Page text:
Exploration of Islamic Moral Axioms in Employer-Employee Relationships in Saudi Arabia

Sunday, June 26, 2016: 10:45 AM-12:15 PM
87 Dwinelle (Dwinelle Hall)
Saud Alshathri, Alfaisal University, Riyadh, Saudi Arabia
Necati Aydin, Alfaisal University, Riyadh, Saudi Arabia; King Saud University, Riyadh, Saudi Arabia
In his forthcoming paper (Aydin 2015), titled “Moral Economics Axioms, Preference, Choice, and Welfare in Conventional and Islamic Economic”, Professor Necati Aydin lays the groundwork of the core moral, fundamental differences between conventional and Islamic economics. One of the postulated Islamic-axioms of morality and economics is that humans can only be treated as an end in themselves, not as a mean (Aydin 2015). This differs significantly from the capitalistic, free-market morality- as explored in this paper. In the latter framework, Humans can and should be treated as means to ends, whereby the end is profitability. Such treatment is widely visible in capitalistic economies, as when corporations leverage their power to contract people at the minimum possible salary for which they would agree to work. Humans-as-ends perspective would not allow such treatment; it will compel a kind of treatment in which the employers looks to empower and enable the development of the employee, for the latter’s own good. It will compel a different usage of power, the manifestation of which will be apparent in a true Islamic Economy.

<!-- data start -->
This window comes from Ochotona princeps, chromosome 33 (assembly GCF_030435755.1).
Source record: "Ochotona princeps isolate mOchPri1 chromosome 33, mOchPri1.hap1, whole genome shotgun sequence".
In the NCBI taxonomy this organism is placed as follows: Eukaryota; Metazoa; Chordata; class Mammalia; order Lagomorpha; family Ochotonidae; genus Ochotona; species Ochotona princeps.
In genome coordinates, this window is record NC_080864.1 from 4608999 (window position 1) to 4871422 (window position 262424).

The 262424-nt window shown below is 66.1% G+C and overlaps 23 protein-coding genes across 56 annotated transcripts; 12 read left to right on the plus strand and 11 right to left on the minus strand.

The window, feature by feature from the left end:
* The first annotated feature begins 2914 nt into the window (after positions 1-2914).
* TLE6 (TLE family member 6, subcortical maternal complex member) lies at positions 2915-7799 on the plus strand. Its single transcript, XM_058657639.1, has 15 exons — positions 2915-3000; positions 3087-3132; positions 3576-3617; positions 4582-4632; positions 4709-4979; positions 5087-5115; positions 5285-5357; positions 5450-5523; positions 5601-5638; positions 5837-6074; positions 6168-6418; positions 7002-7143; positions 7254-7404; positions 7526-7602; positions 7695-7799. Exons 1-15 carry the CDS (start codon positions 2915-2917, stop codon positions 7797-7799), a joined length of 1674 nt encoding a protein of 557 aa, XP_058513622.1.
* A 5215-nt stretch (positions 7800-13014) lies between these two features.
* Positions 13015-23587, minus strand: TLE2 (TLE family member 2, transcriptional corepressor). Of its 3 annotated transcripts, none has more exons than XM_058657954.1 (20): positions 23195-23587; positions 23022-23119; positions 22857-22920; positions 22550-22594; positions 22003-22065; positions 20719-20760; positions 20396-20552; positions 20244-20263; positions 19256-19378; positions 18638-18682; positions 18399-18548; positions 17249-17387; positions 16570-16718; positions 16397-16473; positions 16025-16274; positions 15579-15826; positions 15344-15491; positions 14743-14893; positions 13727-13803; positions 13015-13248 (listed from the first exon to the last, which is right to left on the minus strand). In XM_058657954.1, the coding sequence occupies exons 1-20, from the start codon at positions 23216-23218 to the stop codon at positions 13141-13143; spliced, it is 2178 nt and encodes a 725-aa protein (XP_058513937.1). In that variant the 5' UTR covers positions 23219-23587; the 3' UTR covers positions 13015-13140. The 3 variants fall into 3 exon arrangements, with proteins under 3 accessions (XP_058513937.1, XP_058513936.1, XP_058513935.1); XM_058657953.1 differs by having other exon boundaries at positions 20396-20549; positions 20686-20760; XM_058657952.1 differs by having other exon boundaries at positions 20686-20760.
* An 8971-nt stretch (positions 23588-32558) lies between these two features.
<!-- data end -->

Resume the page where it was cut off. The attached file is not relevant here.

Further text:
The goal of the study is to assess the existence of the aforementioned axiom in the Saudi Arabian economy, by assessing employer-employee relationships. The research question then is: Do Saudi Arabian employer-to-employee relationships stems from and adhere to the governing principles of Islamic morality (as they self-proclaim), or is it more in line with free-market, capitalistic, secular morality?

To answer this question, we will be conducting a research-survey, whereby the targeted population are employers. A randomly-selected body of 200 employers will be sampled.

The survey will investigate the moral-axiom of interest- weather employers perceive and treat employees as mere means to an end, or as end in themselves. We will explore both subjective views and objective information- such as salaries. Proper regression analysis will then be employed to arrive at the outcome.

In this research, we are hypothesizing that employer-employee relationships in Saudi Arabia are governed by secular, capitalistic, morality. We expect the research outcome to indicate a capitalistic-driven behaviors in employment relationships in Saudi Arabia.